‘I’ve written up everything that just happened.’
Anguis scratched a long fingernail down the shorthand.
‘I think you may have misspelled that bit,’ he said, handing over two denarii. ‘I think you should have written “Today we saw a wonderful classical Greek tragedy in one act”.’
‘But I want my art to reflect truth.’
‘Very noble,’ said Anguis, ‘but I think you’ll find fiction pays better. Have another denarius.’”
OK so the ebook went live yesterday and the paperback a week ago, but as I have been away on a training course, I wasn’t able to update this website.
Murder Britannica started as a paragraph and over a couple of years and with a few rethinks turned into a book.
This could be the book for you if
- you like murder mysteries that don’t take themselves too seriously.
- want a book to make you laugh, make you gasp and make you say ‘ahh’ at the odd bit of romance (‘odd’ being the operative word).
- you like old-fashioned murder mysteries where there are lots of bodies but justice is done (sort of).
- you like a historical setting with a modern take.
- you like to think the Ancient Britons got more out of Rome than the Romans got out of Ancient Britain.
- you like strong female characters who aren’t content just to be there to support the male characters.
- you wonder what the area North of Cardiff just might have been like in AD190 (it probably wasn’t, so any scholars out there might need to take a deep breath and suspend their disbelief – go on – read it – it’ll be fun anyway).
- You want to know who Anguis is.
Why Roman Britain? Actually originally it was supposed to take place in Rome, but as the story grew, I realised it would be more fun to set it somewhere I knew, among Britons trying to eke the most benefit from being part of the Roman Empire without necessarily giving away anything of their Britishness they didn’t want to. I have always loved history in general and, perhaps because of my own heritage, the interplay of invasion and empire that is part of my own culture. But…. Murder Britannica is neither serious nor literal. If you want to know what’s recorded about life in Roman Britain don’t look at my book. If you want to imagine what could have happened if someone hadn’t tidied up the records to make them politically correct (as in the quotation above), then read my book!
For reasons which have long since escaped me, I took Latin A level (at 18 years old) when I probably should have taken History or Spanish. The actual option to do so was fairly rare in a comprehensive even then so I grabbed the chance. I was in a class of three and just about scraped a pass. My A Level Latin teacher (easily side-tracked into talking about current affairs as the two of us who were less conscientious frantically finished our homework) used to despair at my ability to have two choices in translation and unerringly pick the wrong one. (I thought of this when I sat a multiple choice paper this morning in which I had four things to choose from. Fortunately none of them were in Latin, and I managed to pass with a bit more than a scrape.)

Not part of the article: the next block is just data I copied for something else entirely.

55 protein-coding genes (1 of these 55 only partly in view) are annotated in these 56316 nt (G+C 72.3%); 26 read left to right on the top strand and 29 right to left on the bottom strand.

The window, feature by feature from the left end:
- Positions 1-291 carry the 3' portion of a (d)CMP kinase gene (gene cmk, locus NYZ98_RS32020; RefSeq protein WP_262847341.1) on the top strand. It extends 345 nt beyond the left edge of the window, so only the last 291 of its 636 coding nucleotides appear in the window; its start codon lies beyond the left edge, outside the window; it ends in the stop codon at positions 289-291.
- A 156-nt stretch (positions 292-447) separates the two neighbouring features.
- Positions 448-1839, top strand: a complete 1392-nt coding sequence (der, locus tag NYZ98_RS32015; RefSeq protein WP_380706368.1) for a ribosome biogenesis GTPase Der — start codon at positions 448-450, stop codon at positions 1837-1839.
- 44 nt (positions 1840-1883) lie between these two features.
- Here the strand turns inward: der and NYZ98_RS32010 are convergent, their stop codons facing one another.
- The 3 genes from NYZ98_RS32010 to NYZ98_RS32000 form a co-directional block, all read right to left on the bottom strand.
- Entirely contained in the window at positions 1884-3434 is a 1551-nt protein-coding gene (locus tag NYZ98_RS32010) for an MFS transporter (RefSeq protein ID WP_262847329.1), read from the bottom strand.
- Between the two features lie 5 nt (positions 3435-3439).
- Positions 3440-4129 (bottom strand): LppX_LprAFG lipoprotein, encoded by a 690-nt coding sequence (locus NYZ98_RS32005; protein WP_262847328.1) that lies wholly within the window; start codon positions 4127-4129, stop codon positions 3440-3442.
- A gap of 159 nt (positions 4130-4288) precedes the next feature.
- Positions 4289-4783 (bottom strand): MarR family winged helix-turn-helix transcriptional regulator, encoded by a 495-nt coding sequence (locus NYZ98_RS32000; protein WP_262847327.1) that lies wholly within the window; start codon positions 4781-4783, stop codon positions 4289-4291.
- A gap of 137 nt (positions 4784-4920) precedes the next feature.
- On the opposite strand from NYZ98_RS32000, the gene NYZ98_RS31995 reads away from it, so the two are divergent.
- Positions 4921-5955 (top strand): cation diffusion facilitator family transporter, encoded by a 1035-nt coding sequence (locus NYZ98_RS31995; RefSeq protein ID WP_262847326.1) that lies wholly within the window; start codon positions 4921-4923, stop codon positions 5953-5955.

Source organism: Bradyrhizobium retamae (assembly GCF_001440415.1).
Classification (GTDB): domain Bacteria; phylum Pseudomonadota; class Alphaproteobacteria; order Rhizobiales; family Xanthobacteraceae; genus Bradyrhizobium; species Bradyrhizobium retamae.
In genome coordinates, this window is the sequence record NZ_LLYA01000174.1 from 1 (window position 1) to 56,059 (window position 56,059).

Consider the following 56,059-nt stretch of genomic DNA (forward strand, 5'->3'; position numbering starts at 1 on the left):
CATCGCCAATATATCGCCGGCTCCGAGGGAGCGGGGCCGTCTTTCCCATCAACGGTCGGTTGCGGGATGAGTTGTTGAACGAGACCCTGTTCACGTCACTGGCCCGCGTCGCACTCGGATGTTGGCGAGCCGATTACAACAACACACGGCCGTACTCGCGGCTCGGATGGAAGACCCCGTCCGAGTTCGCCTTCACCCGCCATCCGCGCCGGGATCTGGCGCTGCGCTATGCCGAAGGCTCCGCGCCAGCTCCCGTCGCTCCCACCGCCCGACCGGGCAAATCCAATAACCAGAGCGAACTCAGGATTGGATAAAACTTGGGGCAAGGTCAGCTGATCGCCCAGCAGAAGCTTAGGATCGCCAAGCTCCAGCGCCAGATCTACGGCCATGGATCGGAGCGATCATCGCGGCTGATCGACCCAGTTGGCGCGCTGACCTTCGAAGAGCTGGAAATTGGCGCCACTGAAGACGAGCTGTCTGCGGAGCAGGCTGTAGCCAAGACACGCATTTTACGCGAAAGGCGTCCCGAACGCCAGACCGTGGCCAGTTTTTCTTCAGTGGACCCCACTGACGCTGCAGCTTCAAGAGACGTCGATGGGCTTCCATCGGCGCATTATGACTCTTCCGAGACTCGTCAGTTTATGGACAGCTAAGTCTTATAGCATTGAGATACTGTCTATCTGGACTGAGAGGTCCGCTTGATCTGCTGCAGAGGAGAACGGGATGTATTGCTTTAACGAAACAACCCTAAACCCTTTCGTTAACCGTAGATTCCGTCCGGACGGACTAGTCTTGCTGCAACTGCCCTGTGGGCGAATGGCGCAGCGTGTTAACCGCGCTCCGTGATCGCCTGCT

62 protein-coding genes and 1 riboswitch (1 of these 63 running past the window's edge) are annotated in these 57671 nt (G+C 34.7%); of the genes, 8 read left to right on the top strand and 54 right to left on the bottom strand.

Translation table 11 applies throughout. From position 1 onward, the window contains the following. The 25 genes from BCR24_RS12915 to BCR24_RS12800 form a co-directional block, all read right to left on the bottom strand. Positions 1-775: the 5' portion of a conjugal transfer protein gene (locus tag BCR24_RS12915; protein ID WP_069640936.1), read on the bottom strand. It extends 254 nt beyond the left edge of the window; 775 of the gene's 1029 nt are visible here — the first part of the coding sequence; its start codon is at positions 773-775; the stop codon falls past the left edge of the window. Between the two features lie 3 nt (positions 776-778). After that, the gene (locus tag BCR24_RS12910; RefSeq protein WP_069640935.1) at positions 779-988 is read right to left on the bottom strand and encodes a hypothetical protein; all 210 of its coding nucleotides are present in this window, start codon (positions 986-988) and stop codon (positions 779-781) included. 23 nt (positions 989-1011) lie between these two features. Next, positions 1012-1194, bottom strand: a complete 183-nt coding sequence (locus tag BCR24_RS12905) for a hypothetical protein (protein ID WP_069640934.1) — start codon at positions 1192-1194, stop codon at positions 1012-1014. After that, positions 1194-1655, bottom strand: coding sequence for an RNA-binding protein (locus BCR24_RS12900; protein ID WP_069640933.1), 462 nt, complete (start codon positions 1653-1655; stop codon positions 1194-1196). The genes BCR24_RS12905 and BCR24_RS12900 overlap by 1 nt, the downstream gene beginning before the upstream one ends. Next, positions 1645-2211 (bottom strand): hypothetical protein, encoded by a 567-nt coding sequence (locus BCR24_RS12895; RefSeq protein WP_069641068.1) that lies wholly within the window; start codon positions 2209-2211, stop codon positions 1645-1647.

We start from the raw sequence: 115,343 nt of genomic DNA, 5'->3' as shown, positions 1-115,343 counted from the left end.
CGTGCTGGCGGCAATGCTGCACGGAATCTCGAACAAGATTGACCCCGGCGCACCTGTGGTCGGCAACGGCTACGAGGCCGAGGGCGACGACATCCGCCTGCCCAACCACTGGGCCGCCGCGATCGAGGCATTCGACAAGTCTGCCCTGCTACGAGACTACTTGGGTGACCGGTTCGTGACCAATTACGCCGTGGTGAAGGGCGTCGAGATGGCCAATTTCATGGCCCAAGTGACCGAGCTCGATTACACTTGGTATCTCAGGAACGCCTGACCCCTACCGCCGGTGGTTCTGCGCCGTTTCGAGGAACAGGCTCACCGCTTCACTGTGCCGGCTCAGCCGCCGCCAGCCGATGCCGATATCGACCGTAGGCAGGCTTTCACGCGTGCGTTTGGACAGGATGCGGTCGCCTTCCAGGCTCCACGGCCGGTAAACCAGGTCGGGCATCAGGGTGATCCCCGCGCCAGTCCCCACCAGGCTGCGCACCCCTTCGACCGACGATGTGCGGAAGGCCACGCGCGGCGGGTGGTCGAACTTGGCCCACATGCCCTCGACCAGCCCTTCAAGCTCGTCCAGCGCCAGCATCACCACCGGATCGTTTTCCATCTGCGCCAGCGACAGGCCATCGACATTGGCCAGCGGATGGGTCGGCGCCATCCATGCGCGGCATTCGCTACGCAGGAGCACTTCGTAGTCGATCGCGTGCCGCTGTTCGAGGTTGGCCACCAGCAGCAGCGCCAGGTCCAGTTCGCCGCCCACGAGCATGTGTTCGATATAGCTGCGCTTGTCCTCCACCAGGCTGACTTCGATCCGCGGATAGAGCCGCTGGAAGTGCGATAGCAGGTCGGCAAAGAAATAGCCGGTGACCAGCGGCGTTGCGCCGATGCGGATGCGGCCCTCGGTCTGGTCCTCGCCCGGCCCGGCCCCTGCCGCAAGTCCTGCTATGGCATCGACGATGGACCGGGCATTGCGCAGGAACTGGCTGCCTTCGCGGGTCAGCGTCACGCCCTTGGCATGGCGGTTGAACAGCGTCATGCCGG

My O Level (taken at 16 years old) Latin teacher was impossible to side-track. She once threw me out of the lesson for coughing too much and I ended up standing outside the class room in what was effectively a covered walkway looking into an open courtyard as the ‘old block’ was built in the same shape as a cathedral cloister without the charm or antiquity. All along the walkways were various ne’er-do-wells, disobedient, insolent malcontents, chucked out of English or Maths or Geography or whatever for being rude or noisy or obstructive or disruptive. They were known faces, boys (mostly) whom you avoided at all costs because it was safer that way in case they thought you were ‘looking at them funny’. (Actually the girls were more frightening.) And then there was me, one of the swots chucked out of the Latin class for coughing. Mortifying. I was especially annoyed because we had got to an interesting part of the life of a fictional man called Caecillius (I think), the son of a freed man living in Pompeii just before it erupted and I missed it.
Perhaps the roots of this story go back that far. Perhaps they don’t. At heart, Murder Britannica is about a family and I’ve got one of a family. Mine is a lot more functional than the family in Murder Britannica perhaps, but Murder Britannica has, among other characters, a mother-in-law (tick), a rather dippy sister (tick), a couple of teenagers (double tick) and a gladiator (well OK I haven’t got one of those). What’s not to like?
Check it out. See what you think. Just don’t tell my Latin teachers.
Words and photograph (book cover created using Photoshop Elements, Natanael Game Cinzo font from Fontsquirrel and Image ‘Ancient Roman Mosaic of Young Woman’ courtesy of Dreamstime Neil Harrison ) copyright 2018 by Paula Harmon. All rights belong to the authors and material may not be copied without the authors’ express permission.